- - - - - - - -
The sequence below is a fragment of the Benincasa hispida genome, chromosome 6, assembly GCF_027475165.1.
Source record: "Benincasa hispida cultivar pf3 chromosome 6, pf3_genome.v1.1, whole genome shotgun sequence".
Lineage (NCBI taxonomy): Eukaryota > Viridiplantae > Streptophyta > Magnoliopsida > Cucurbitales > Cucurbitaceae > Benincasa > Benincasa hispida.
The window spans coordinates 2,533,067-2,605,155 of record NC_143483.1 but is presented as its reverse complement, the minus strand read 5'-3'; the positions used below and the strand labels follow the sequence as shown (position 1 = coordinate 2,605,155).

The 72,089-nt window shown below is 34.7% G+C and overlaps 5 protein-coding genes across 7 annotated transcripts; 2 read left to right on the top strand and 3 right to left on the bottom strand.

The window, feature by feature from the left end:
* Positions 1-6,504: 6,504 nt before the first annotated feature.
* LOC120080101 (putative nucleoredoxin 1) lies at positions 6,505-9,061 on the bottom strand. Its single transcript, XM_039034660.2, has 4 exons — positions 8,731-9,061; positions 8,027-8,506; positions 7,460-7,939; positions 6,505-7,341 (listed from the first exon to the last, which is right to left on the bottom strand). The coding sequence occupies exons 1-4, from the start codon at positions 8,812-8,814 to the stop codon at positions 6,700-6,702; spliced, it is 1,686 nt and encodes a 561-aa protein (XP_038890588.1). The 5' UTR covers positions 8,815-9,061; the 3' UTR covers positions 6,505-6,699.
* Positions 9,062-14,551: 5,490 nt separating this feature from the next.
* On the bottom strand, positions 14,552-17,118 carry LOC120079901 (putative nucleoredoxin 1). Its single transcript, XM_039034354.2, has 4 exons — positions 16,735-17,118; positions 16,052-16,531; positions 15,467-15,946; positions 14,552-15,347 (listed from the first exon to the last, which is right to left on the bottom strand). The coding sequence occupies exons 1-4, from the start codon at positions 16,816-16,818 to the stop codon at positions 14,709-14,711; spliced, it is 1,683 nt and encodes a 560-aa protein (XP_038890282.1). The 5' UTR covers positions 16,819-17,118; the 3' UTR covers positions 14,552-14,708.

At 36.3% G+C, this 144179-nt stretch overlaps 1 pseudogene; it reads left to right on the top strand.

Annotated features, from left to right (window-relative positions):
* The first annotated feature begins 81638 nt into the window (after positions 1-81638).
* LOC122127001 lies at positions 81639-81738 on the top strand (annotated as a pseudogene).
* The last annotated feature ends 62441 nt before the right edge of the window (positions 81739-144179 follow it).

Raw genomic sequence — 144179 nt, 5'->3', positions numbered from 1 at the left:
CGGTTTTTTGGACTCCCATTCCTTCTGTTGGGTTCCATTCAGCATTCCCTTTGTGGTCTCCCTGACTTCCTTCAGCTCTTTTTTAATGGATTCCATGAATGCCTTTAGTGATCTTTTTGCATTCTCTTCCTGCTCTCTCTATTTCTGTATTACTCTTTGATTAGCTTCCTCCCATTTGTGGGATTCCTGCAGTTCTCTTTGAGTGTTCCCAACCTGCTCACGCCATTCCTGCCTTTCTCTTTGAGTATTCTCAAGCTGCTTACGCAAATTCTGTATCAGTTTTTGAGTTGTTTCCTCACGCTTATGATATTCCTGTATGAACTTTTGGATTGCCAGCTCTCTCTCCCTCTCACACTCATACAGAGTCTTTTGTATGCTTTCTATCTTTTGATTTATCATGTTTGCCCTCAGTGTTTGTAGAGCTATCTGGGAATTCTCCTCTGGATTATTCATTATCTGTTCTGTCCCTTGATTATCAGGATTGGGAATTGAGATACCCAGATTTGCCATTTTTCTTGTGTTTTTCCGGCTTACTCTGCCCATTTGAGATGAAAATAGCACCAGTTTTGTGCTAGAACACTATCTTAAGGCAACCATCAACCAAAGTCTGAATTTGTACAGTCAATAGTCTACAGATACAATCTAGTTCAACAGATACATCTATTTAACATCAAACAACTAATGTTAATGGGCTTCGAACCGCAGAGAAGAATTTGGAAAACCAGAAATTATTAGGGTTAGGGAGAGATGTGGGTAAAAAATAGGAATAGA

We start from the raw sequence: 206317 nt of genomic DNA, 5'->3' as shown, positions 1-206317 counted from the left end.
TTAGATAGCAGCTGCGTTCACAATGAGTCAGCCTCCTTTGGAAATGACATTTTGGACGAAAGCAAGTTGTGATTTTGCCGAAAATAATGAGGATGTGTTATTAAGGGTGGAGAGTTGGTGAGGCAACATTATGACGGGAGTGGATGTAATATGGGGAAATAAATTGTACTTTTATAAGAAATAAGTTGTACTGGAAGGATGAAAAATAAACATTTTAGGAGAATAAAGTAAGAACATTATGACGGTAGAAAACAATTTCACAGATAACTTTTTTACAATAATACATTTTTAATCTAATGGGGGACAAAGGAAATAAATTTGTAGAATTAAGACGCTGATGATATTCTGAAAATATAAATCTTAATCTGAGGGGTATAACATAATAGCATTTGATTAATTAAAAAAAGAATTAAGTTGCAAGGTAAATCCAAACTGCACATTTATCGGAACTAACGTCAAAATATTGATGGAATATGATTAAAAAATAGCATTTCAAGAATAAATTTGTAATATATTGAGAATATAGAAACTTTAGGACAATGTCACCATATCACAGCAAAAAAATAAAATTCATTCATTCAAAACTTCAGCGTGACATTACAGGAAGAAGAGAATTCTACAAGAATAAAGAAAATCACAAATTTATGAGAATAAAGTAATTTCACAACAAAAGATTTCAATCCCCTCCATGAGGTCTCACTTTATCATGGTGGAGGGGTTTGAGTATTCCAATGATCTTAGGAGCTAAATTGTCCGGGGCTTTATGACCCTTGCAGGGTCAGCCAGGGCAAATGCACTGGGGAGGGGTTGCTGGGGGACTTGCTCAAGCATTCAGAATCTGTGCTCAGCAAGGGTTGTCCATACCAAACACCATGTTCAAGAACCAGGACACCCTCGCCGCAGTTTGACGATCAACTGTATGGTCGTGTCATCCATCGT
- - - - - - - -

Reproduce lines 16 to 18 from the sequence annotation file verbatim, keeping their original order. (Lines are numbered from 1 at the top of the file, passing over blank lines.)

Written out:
Raw genomic sequence — 144179 nt, 5'->3', positions numbered from 1 at the left:
CGGTTTTTTGGACTCCCATTCCTTCTGTTGGGTTCCATTCAGCATTCCCTTTGTGGTCTCCCTGACTTCCTTCAGCTCTTTTTTAATGGATTCCATGAATGCCTTTAGTGATCTTTTTGCATTCTCTTCCTGCTCTCTCTATTTCTGTATTACTCTTTGATTAGCTTCCTCCCATTTGTGGGATTCCTGCAGTTCTCTTTGAGTGTTCCCAACCTGCTCACGCCATTCCTGCCTTTCTCTTTGAGTATTCTCAAGCTGCTTACGCAAATTCTGTATCAGTTTTTGAGTTGTTTCCTCACGCTTATGATATTCCTGTATGAACTTTTGGATTGCCAGCTCTCTCTCCCTCTCACACTCATACAGAGTCTTTTGTATGCTTTCTATCTTTTGATTTATCATGTTTGCCCTCAGTGTTTGTAGAGCTATCTGGGAATTCTCCTCTGGATTATTCATTATCTGTTCTGTCCCTTGATTATCAGGATTGGGAATTGAGATACCCAGATTTGCCATTTTTCTTGTGTTTTTCCGGCTTACTCTGCCCATTTGAGATGAAAATAGCACCAGTTTTGTGCTAGAACACTATCTTAAGGCAACCATCAACCAAAGTCTGAATTTGTACAGTCAATAGTCTACAGATACAATCTAGTTCAACAGATACATCTATTTAACATCAAACAACTAATGTTAATGGGCTTCGAACCGCAGAGAAGAATTTGGAAAACCAGAAATTATTAGGGTTAGGGAGAGATGTGGGTAAAAAATAGGAATAGA

We start from the raw sequence: 206317 nt of genomic DNA, 5'->3' as shown, positions 1-206317 counted from the left end.